Dart Manipulation

In my next post, I’ll be using my bodice block (or sloper) to draft a pleated neckline pattern such as the one I used to make Nicotine Surprise.  This won’t be a process of great complexity, but it does take quite a few steps (and then some paper).  Dart manipulation is the first of these steps and I thought it deserved a tutorial of its own since you can use the technique in other drafting projects.

But what is dart manipulation?  Is it as sinister as it sounds?

It means moving the darts around the block for a purpose.  Typically, the bodice blocks have waist and shoulder darts and look like this:

We’re going to move the shoulder darts out of the way.  Once the neck and shoulder areas are dart-free, we can add style lines here and create a design such as a pleated neckline.

You’ll need: your front and back bodice blocks, two pieces of paper slightly larger than the blocks and a pencil.  I’m using a bradawl for pivoting but the point of a pencil works just fine.

FRONT BODICE Moving the shoulder dart from the shoulder seam to the armscye using the pivot method.

a) Place the front bodice block on the target paper with a bit of space all round the block.

b) Mark the left leg of the shoulder dart on target paper.  Label Point 1.

c) Decide where on the armscye the dart will be repositioned to and mark this on the block. Label 2.  Exactly where you place the dart is up to you, but avoid putting it too close to the balance point (the sleeve attachment mark).

d) Moving anti-clockwise, draw around the block from 1 on target paper to 2 on the block.  On the way, mark the ends of the waist darts.  When you get to 2, mark it also on the target paper.

e) Prick a small hole in the bust point.  Poke your pencil into the point and pivot the block anti-clockwise until the right leg of the block dart is in line with 1 on target paper.  Moving clockwise, draw around the block from point 1 till point 2 on the block.  Remove block.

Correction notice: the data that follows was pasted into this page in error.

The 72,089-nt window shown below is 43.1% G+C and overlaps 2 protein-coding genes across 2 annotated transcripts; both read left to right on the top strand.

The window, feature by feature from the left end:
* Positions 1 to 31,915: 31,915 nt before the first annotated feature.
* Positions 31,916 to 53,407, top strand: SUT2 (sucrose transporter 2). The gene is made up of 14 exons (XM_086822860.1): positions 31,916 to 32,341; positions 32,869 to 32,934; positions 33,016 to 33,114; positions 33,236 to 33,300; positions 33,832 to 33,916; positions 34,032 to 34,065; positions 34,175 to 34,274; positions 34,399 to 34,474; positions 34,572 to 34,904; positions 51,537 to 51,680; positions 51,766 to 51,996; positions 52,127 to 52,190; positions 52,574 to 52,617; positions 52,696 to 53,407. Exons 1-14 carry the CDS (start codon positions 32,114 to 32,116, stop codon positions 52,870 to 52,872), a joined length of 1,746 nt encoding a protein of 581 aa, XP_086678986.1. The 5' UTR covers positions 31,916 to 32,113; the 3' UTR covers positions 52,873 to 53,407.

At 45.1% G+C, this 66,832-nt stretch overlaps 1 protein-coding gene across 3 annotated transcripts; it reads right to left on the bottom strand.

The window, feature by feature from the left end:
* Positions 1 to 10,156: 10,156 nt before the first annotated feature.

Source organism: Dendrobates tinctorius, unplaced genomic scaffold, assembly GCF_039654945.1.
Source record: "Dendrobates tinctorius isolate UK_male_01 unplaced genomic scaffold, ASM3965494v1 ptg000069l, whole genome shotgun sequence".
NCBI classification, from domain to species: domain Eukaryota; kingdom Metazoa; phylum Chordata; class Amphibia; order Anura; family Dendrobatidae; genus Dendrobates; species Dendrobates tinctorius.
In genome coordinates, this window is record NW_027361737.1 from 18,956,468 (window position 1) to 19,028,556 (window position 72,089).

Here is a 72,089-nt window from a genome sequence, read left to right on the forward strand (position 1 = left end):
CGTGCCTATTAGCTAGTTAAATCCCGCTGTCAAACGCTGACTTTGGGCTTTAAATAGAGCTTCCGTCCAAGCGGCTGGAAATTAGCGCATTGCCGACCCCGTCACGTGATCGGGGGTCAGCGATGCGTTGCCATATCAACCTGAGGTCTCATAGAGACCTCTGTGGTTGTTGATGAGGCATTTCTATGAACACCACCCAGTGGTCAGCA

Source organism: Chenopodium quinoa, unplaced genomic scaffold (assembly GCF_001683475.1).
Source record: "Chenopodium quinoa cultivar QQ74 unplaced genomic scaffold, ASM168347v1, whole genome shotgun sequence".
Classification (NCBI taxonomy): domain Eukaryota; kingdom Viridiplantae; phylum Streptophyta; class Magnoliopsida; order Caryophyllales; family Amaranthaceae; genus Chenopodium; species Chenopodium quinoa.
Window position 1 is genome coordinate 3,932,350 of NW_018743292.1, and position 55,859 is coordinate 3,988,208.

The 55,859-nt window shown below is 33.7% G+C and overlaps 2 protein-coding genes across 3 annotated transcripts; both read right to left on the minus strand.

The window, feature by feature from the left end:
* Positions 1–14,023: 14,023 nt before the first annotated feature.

f) Mark the bust point on target paper.

g) Draw in the dart legs for armhole and waist darts.

BACK BODICE Same process as above but all movement is mirrored.

a) Place block on target paper with a bit of room all around to pivot.

b) Mark the right leg of the shoulder dart on target paper.  Label 1.

c) Decide where on the armscye the dart will be repositioned to and mark this on the block. Label 2.  Avoid putting it too close to the balance point.

d) Moving clockwise, draw around the block from 1 on target paper to 2 on the block.  Remember to mark the ends of the waist darts.  When you get to 2, mark it also on the target paper.

e) Poke a hole in the shoulder dart point.  Place pencil in the point and pivot the block clockwise till the left leg of the block dart is in line with 1 on target paper.  Going anti-clockwise, draw from 1 to point 2 on the block. Remove block.

f) Draw the dart point.  Do the same for the waist dart point.

g) Draw the legs for the armhole and waist darts.

BALANCE POINTS Draw these in by placing the original blocks on the new ones.

 

13 thoughts on “Dart Manipulation

  1. Pingback: Drafting Pleats | Sew 2 Pro

  2. Pingback: Manipulate Darts, Not People | Three Dresses Project

  3. I have a question. I know you how you can move darts around the bodice, as long as the apex of the dart is always pointing to the same place. I mean, darts are about making a little tent, right? Twirl the tent around, and it doesn’t matter; the tent space is the same. But if you move a dart into an armscye doesn’t that make the armscye smaller, potentially making it unworkable? In this example, you also changes the neck to shoulder length, too, right? Do you adjust for that or just leave it?

    • Once you take out the shoulder dart, the neck to shoulder length becomes your actual shoulder measurement, e.g. 11cm. The width of the original dart is added to the armscye.

      Another non-pivot way to move the dart is this:
      1 make a copy of the block (as you will be cutting the copy)
      2 on the copy, draw a line from bust point to armscye where you want your new dart to be
      3 cut this line
      4 cut into one of the dart legs of the shoulder dart then tape the dart closed by joining the two dart legs. A new dart space in the armscye will open up.
      If this doesn’t make sense, tell me please and I’ll tute it!! :-)

      • Thanks for the help! It seems obvious now that you’ve explained it, haha. When you eliminate the shoulder dart you create a gap in the armscye that wasn’t there before, so you aren’t shortening the armscye at all. Hurr. I just made my first bodice block up and am still experimenting with darts. Your blog is a great resource!

        P.S. Sorry so late for the reply, I didn’t get a new reply notification until yesterday.

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